Thursday, April 14, 2011

HIV/AIDS: Homophobia and Disableism

The following image apparently came from the Daily Sunday Star .  Apparently there is more to rags than trying to discern whom celebrities are sleeping with and which one needs rehab.


I don't know about you, but I am really sick of the suggestion that gay people are walking diseases.   Recently, when make up artist Dariel Pulliam died, Sandra Rose wrote "wrap it up," suggesting that the man had died of AIDS, even though she didn't know the cause of death.  When it was later revealed that he had died of a staph infection, she didn't feel the need to apologize.

As part of the cycle of life, people are born and die everyday and yet AIDS is constantly deemed the cause of death of gay men.  This is not 1980's, and HIV/AIDS is not a gay disease.  This suggestion, is just another way of stigmatizing and oppressing the LGBT community and it needs to stop. It's not funny and it's not cute; it's homophobic as all hell.

It seems to me, that socially people ignore that straight people can contract HIV/AIDS,  'cause when straight people have sex, it's just pure clean fun, but when people of the same sex engage in sex, it's all dirty and icky -- so of course they are walking carriers of disease.  This is built up on the fact that gay men are constructed as promiscuous sex crazed individuals, who will do anything to get it on.  Along the way, we have to forget that straight people have plenty of sex and yes, sometimes it is anonymous. Over and over sex is treated with a good/bad binary, in which anything involving people of the same sex is seen as decidedly bad.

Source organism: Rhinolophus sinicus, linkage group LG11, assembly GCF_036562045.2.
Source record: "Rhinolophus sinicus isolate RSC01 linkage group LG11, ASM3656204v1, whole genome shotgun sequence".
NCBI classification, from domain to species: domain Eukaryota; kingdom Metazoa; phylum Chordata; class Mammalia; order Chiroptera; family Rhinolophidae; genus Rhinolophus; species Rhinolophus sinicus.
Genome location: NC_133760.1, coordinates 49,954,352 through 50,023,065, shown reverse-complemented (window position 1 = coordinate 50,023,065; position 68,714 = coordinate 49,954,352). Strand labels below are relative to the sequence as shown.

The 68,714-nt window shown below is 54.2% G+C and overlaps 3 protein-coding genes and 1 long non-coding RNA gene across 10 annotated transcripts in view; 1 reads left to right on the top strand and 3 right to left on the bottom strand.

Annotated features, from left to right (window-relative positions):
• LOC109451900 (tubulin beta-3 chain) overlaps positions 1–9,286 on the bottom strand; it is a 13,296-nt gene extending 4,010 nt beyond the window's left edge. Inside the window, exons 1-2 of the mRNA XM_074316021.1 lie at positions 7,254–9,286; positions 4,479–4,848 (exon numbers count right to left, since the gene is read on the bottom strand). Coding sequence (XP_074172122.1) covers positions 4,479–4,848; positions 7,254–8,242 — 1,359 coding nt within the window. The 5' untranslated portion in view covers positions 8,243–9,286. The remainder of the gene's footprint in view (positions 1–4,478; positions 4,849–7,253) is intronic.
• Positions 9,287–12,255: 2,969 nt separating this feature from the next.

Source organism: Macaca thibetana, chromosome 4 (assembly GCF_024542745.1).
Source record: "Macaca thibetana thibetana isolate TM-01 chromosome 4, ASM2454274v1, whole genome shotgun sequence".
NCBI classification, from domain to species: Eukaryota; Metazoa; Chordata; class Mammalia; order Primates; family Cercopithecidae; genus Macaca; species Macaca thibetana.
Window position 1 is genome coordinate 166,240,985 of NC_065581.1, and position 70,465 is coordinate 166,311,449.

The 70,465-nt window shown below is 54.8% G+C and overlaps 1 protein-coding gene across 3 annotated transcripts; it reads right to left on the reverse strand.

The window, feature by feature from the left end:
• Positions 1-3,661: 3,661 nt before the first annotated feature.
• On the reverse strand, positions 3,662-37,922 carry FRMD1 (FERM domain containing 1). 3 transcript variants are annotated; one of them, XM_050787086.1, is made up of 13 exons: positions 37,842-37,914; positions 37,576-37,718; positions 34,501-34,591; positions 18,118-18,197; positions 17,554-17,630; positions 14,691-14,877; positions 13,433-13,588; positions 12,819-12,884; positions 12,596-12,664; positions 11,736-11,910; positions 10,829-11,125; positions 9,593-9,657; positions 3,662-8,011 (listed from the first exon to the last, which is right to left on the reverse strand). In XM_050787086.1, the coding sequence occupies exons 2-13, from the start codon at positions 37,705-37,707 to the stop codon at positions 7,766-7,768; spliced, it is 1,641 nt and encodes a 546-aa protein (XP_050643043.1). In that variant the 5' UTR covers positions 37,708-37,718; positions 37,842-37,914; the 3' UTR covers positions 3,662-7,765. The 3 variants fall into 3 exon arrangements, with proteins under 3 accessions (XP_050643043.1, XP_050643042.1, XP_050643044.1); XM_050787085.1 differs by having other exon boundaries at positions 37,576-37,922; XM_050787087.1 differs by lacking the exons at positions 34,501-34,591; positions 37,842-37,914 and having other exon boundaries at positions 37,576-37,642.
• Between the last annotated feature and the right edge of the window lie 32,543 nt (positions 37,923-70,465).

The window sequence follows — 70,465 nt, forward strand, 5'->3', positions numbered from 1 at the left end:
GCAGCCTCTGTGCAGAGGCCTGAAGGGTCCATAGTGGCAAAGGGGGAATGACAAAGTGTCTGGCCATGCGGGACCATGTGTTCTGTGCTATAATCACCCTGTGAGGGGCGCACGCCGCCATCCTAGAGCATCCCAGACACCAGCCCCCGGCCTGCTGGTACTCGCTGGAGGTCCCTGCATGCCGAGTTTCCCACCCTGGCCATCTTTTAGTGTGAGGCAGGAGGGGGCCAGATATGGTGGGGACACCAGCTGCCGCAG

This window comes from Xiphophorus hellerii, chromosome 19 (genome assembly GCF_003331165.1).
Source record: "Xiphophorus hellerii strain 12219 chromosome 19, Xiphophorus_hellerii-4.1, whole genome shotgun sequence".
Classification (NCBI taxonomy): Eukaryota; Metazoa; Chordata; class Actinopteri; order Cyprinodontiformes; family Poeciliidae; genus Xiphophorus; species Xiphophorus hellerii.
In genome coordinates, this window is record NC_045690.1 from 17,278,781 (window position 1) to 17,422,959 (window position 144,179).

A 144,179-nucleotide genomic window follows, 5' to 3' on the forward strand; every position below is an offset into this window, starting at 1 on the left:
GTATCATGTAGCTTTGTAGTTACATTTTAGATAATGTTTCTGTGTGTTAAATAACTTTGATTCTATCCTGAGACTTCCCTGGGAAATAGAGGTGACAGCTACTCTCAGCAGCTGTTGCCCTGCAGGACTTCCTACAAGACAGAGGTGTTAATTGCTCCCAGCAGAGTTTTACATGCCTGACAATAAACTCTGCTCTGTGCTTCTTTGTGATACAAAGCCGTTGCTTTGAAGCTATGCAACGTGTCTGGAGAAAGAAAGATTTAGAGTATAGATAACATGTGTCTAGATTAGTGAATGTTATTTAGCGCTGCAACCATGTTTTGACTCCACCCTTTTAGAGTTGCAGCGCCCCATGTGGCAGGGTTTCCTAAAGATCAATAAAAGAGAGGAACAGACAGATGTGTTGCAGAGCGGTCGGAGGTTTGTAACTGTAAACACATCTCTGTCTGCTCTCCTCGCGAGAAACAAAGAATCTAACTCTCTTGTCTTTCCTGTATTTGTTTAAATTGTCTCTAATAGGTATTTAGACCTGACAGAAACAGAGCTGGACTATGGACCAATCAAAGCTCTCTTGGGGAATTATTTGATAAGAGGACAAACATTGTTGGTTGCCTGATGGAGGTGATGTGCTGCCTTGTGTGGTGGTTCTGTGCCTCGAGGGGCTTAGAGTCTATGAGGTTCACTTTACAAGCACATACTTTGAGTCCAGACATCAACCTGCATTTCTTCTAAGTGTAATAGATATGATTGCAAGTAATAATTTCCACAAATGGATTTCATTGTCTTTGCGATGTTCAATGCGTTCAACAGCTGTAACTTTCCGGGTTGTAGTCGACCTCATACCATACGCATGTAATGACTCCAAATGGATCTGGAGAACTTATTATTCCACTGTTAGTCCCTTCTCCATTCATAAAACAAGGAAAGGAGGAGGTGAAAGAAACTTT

When Sandra Rose suggested that Pulliam had died of AIDS, the post actually trended on twitter for awhile, with people calling her out on her homophobia.  It was very heart warming to see, but the fact is, the suggestion that gay men all die of AIDS is pervasive, and it will appear again in the media, and it will appear in our everyday lives.  I personally had to defend my friend who was ill, because the community assumed that he had AIDS.  He was harassed and belittled and this was based on the fact that he is gay and that people who have HIV/AIDS are stigmatized.  We all know that just being in a room with someone with HIV/AIDS is not going to make you contract the disease, but that does not stop people from making up facts to justify their bigotry.

HIV/AIDS is a very serious disease, but it is not the killer that it was in 1980's, and people are living full and active lives with it.  I fail to see how or why people don't see the constant demonizing of people with this disease as diableist as all hell.  That's right, disableist.  HIV is covered under the Americans with Disabilities Act.  This need to stigmatize comes from the understanding that anyone whose body functions differently is an "other."  People have no right to go on the attack and belittle anyone, and they further have no right to make assumptions, unless they are privy to someone's medical records. Despite all the time that has passed since AIDS first appeared, and the attempts to educate the populace, people still walk around with the most ridiculous ideas.  It seems to me, that they have become just another group for people to stigmatize and oppress at will.

The connection between the LGBT community and people with HIV/AIDS is about more than the fact that AIDS first appeared in that community, and this is especially true when we factor in that the straight people who have died and are currently gravely ill from this disease are ignored.  For bigots, HIV/AIDS represents the perfect storm, in which they can marry two stigmatized bodies together for the perfect storm of oppression.